When the P-lead is grounded, it kills the magneto. A worn P-lead can expose the conductor which can touch ground and kill the magneto.

    As an aircraft mechanic, I have found some badly worn P-leads. Sometimes the insulation can get so bad that the internal conductor contacts the shielding, which is grounded.
     
  18. weirdjim

    weirdjim En-Route

    Joined:
    Jul 8, 2008
    Messages:
    3,860
    Location:
    Grass Valley, CA (KGOO)
    Display Name:

    Display name:
    weirdjim
    What the #e!! is a broom tail?

    Jim
     
  19. weirdjim

    weirdjim En-Route

    Joined:
    Jul 8, 2008
    Messages:
    3,860
    Location:
    Grass Valley, CA (KGOO)
    Display Name:

    Display name:
    weirdjim
    Now another SEWAG. The ALT-OUTPUT breaker is popping. That's the hewmongous 50 or so amp breaker directly from the alternator output to the system. That's a lot of current to pop. And, the kid said that his radios almost immediately dropped out, indicating that the battery isn't holding anything up. What can take a 50 amp jolt without catching fire? A shorted battery certainly will do that, and if that new alternator has been pumping that many amps into the battery it certainly has buckled plates by now. I say put the battery on an analyzer and see about its condition.

    Jim
     
    PaulS and Doug Reid like this.
  20. JAWS

    JAWS Line Up and Wait

    Joined:
    Oct 7, 2016
    Messages:
    977
    Display Name:

    Display name:
    JAWS
    Last edited: Sep 5, 2019
  21. Capt. Geoffrey Thorpe

    Capt. Geoffrey Thorpe Touchdown! Greaser! PoA Supporter

    Joined:
    Jun 7, 2008
    Messages:
    11,429
    Location:
    DXO124009
    Display Name:

    Display name:
    Light and Sporty Guy
    P-lead goes to the mag switch. The mag switch goes to ground. If the P-lead goes to ground, you ain't gonna get much noise out of that big aluminum thing up front.
     
    flyingcheesehead likes this.
  22. flyingbrit

    flyingbrit Pre-takeoff checklist

    Joined:
    Apr 21, 2014
    Messages:
    152
    Display Name:

    Display name:
    flyingbrit
  23. weirdjim

    weirdjim En-Route

    Joined:
    Jul 8, 2008
    Messages:
    3,860
    Location:
    Grass Valley, CA (KGOO)
    Display Name:

    Display name:
    weirdjim
    That makes absolutely no sense to me. What is the connection between brooms and corn? And what looks like corn, the rudder or the vertical stabilizer?

    Jim
     
  24. JAWS

    JAWS Line Up and Wait

    Joined:
    Oct 7, 2016
    Messages:
    977
    Display Name:

    Display name:
    JAWS
  25. gkainz

    gkainz Final Approach

    Joined:
    Feb 23, 2005
    Messages:
    7,918
    Location:
    Arvada, CO
    Display Name:

    Display name:
    Greg Kainz
    I think I get it ... "corn broom" ... the tail looks (kinda) like an old corn broom, with the rudder looking like the end of the broom, horizontally, (imaginary) handle facing forward

    [​IMG]
     
  26. iflyvfr

    iflyvfr Pattern Altitude

    Joined:
    Sep 20, 2013
    Messages:
    1,648
    Location:
    Columbus, OH
    Display Name:

    Display name:
    Greg
  27. Witmo

    Witmo Pattern Altitude

    Joined:
    Feb 19, 2006
    Messages:
    1,985
    Display Name:

    Display name:
    Tim
    I forgot that little detail. I stand corrected. Thanks.
     
  28. weirdjim

    weirdjim En-Route

    Joined:
    Jul 8, 2008
    Messages:
    3,860
    Location:
    Grass Valley, CA (KGOO)
    Display Name:

    Display name:
    weirdjim
    That is about the most OBSCURE reference I've ever seen. First of all, why would you need a broom to sweep off corn? Second of all, the image you've published shows the bristles coming off at an angle, not parallel.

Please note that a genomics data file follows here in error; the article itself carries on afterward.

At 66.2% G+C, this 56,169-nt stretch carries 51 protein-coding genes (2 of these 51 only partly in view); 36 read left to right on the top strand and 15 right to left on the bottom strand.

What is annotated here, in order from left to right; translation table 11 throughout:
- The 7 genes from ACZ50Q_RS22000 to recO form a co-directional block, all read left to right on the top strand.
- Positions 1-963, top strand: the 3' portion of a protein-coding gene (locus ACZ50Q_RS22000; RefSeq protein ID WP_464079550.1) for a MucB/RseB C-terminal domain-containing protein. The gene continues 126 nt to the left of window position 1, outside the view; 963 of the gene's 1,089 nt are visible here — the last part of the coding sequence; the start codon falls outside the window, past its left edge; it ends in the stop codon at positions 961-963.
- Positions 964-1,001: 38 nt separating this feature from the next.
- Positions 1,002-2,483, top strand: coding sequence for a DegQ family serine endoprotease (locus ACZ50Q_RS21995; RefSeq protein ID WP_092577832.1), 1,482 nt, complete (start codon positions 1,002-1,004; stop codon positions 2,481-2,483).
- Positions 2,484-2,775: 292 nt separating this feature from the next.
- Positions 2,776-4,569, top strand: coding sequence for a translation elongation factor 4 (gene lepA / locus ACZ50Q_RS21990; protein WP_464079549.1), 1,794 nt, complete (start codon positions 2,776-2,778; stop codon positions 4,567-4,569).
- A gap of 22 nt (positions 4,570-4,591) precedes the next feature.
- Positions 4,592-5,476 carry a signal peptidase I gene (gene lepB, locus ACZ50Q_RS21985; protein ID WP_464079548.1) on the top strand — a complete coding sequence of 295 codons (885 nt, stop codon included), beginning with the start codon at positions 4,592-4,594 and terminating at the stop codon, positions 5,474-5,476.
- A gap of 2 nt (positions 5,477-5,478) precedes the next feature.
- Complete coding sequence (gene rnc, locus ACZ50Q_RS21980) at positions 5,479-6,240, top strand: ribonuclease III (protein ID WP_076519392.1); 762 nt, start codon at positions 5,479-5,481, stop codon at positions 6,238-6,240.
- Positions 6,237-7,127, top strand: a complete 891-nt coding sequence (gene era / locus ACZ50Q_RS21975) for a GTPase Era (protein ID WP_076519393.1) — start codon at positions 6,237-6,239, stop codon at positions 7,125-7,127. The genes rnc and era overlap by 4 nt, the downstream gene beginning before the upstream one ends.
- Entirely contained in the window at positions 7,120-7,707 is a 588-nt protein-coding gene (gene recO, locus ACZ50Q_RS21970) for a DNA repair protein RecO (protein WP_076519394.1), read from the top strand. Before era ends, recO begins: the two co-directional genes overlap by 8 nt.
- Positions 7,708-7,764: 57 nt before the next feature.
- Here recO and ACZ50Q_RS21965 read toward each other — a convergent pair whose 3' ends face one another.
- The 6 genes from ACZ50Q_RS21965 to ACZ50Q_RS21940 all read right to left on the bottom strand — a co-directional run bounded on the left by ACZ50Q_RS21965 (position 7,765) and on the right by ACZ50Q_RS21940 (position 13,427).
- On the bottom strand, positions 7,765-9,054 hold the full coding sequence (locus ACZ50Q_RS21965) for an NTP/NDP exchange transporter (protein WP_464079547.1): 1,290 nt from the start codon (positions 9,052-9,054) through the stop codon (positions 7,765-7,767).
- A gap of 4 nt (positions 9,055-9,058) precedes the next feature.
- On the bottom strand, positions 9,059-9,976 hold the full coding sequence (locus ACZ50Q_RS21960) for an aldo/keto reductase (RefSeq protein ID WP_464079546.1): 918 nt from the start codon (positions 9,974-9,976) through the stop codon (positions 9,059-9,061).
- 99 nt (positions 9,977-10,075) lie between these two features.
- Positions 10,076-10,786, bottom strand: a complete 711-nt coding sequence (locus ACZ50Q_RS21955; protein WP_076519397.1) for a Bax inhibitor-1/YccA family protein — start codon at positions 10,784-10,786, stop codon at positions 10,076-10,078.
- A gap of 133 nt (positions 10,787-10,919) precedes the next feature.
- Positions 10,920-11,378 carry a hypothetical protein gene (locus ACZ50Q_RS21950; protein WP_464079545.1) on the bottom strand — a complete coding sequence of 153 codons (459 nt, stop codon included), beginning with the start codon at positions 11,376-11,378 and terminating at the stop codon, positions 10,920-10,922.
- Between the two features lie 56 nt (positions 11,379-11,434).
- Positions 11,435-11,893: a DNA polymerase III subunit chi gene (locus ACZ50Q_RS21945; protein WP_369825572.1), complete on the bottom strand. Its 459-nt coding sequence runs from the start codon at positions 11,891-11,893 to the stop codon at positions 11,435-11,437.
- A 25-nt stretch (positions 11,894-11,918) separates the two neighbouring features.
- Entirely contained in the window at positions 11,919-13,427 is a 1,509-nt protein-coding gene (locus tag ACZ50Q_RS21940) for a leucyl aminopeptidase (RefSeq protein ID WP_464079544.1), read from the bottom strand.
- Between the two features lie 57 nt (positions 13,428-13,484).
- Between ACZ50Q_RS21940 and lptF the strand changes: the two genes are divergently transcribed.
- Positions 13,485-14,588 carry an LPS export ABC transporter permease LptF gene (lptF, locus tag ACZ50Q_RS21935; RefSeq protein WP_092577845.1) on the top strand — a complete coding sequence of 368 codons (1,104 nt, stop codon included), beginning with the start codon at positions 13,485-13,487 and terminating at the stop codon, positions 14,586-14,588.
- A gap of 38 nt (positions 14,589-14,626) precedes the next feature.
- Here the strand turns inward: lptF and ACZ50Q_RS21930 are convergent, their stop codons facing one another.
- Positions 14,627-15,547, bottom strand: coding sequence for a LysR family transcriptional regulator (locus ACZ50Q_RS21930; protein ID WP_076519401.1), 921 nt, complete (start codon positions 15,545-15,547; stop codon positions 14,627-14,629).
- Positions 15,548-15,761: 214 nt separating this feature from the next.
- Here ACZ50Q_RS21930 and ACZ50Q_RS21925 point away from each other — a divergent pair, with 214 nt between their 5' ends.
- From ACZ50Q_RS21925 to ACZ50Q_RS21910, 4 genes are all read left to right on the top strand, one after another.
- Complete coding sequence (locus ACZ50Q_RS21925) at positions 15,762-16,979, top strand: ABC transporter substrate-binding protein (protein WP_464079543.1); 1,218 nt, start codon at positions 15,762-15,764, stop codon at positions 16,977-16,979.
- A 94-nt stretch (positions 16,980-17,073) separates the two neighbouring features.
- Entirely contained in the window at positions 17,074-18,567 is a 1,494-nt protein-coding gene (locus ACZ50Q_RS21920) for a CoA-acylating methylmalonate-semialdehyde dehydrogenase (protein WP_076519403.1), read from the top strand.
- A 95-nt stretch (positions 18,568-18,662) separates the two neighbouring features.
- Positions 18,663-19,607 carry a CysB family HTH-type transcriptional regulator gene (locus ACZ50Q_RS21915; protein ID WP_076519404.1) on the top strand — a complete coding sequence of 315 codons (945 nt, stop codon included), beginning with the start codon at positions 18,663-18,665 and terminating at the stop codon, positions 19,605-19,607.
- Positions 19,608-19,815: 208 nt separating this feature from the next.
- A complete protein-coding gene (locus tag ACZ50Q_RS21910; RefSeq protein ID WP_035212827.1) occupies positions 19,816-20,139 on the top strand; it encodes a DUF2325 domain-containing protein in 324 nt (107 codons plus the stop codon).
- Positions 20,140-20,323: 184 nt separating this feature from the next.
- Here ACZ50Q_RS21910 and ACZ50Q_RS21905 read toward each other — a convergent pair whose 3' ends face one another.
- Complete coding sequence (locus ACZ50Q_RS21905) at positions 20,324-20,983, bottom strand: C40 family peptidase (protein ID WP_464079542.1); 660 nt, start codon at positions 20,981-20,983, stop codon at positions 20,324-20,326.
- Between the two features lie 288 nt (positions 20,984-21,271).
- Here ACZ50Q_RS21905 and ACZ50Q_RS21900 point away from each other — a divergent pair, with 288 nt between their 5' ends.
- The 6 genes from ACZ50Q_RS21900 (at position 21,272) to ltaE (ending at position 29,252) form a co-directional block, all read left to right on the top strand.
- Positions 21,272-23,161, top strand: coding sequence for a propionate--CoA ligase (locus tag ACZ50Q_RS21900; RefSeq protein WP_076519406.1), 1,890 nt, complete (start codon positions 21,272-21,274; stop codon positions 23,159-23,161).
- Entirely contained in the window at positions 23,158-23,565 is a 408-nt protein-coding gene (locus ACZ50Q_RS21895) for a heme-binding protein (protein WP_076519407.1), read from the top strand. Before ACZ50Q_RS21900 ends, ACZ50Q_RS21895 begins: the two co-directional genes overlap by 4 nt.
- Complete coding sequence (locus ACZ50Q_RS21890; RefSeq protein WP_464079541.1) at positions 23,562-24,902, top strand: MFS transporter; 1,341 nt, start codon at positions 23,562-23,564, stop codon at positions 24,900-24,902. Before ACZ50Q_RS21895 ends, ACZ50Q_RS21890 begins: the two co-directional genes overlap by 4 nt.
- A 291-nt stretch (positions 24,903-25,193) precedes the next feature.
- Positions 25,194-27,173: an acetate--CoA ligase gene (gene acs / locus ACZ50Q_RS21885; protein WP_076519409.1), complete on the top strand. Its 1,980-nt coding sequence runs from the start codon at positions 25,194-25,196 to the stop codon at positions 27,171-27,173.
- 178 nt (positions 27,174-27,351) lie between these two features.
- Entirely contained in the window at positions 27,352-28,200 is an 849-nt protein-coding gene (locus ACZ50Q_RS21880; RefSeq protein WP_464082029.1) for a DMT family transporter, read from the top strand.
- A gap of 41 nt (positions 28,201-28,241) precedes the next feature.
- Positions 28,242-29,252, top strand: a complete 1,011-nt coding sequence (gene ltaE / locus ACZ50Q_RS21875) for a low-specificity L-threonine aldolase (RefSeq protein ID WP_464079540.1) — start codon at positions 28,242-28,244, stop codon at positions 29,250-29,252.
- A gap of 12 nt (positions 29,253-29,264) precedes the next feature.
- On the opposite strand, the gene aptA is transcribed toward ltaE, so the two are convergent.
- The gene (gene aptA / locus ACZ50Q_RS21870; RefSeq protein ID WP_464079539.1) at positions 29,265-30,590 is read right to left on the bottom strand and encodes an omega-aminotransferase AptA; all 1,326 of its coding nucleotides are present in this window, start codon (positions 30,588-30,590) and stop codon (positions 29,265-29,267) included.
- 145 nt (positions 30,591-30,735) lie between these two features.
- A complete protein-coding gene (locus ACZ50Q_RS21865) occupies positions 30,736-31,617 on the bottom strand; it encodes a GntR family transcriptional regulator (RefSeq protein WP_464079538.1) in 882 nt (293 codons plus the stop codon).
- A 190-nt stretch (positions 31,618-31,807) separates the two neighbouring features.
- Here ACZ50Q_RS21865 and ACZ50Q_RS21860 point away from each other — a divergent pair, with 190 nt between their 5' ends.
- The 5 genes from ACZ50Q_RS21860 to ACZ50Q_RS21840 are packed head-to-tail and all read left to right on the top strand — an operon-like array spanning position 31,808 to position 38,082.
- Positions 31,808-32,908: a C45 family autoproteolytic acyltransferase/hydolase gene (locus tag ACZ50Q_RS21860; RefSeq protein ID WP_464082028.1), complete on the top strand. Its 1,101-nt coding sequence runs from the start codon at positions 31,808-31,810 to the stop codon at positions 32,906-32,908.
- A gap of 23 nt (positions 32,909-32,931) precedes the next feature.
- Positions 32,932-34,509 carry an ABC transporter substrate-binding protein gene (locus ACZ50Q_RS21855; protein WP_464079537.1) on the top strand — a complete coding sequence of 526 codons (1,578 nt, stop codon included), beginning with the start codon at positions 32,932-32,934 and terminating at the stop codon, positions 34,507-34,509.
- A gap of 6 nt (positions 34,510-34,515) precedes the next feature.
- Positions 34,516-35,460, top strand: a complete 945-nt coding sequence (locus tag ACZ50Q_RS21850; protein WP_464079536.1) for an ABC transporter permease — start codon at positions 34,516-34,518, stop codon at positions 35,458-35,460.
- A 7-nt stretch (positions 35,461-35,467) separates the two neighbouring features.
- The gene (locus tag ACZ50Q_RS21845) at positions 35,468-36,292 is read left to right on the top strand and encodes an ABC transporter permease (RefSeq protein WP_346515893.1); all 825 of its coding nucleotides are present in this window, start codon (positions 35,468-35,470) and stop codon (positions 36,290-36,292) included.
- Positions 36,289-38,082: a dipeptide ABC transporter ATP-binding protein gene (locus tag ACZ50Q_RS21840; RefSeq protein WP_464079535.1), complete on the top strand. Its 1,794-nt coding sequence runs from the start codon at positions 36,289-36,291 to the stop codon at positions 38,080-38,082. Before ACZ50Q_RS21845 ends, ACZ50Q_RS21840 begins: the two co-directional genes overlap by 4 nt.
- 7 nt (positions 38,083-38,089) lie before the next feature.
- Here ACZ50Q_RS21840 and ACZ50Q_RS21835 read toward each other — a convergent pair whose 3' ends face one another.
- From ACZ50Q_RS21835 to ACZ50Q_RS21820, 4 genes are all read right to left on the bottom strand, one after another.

Makes no sense.

    Jim, who flies a 182A "broomtail" I guess.
     
  29. JAWS

    JAWS Line Up and Wait

    Joined:
    Oct 7, 2016
    Messages:
    977
    Display Name:

    Display name:
    JAWS
    After a few frosty rockets it might make more sense. Maybe not.

    Awesome. My 150E is the last of them. :)
     
  30. MuseChaser

    MuseChaser Line Up and Wait

    Joined:
    Feb 23, 2019
    Messages:
    786
    Location:
    Central NYS
    Display Name:

    Display name:
    MuseChaser
    And.......we are go for drift. Repeat, we are GO for drift.....
     
    WannFly and flyingcheesehead like this.
  31. Palmpilot

    Palmpilot Touchdown! Greaser!

    Joined:
    Apr 1, 2007
    Messages:
    16,400
    Location:
    PUDBY
    Display Name:

    Display name:
    Richard Palm
  32. JAWS

    JAWS Line Up and Wait

    Joined:
    Oct 7, 2016
    Messages:
    977
    Display Name:

    Display name:
    JAWS
    Corn brooms aside, I wonder how the young man is making out. Hopefully he isn't still flying it (the aircraft)!
     
    Last edited: Sep 8, 2019
  33. 1RTK1

    1RTK1 Cleared for Takeoff

    Joined:
    Sep 10, 2014
    Messages:
    1,293
    Location:
    Central Left Coast
    Display Name:

    Display name:
    Ralph
    I had a girlfriend once that flew a broom.
     
    denverpilot and lancie00 like this.
  34. weirdjim

    weirdjim En-Route

    Joined:
    Jul 8, 2008
    Messages:
    3,860
    Location:
    Grass Valley, CA (KGOO)
    Display Name:

    Display name:
    weirdjim
    I rather dislike people coming into a conversation asking for advice and then not following through on any replies. Whether they be seventeen or seventy. Shows a lack of basic courtesy. Which is quite common amongst the junior set these days.

    Jim
     
    nrpetersen, 1RTK1 and MuseChaser like this.
  35. denverpilot

    denverpilot Tied Down

    Joined:
    Nov 8, 2009
    Messages:
    50,399
    Location:
    Denver, CO
    Display Name:

    Display name:
    DenverPilot
    Well, the OP hasn’t stuck around either.
     
    TCABM likes this.
  36. Palmpilot

    Palmpilot Touchdown! Greaser!

    Joined:
    Apr 1, 2007
    Messages:
    16,400
    Location:
    PUDBY
    Display Name:

    Display name:
    Richard Palm
    I've gotten used to it.
     
  37. Bob Weber

    Bob Weber Pre-Flight

    Joined:
    Jan 29, 2019
    Messages:
    49
    Display Name:

    Display name:
    Autopilot Whisperer
    I restored a '56 172 and flew it all over Colorado and the four corners many years ago. I've chased things like this with that one and several others. 48.jpg I think I could probably get this figured out pretty quick
     
    Last edited: Sep 15, 2019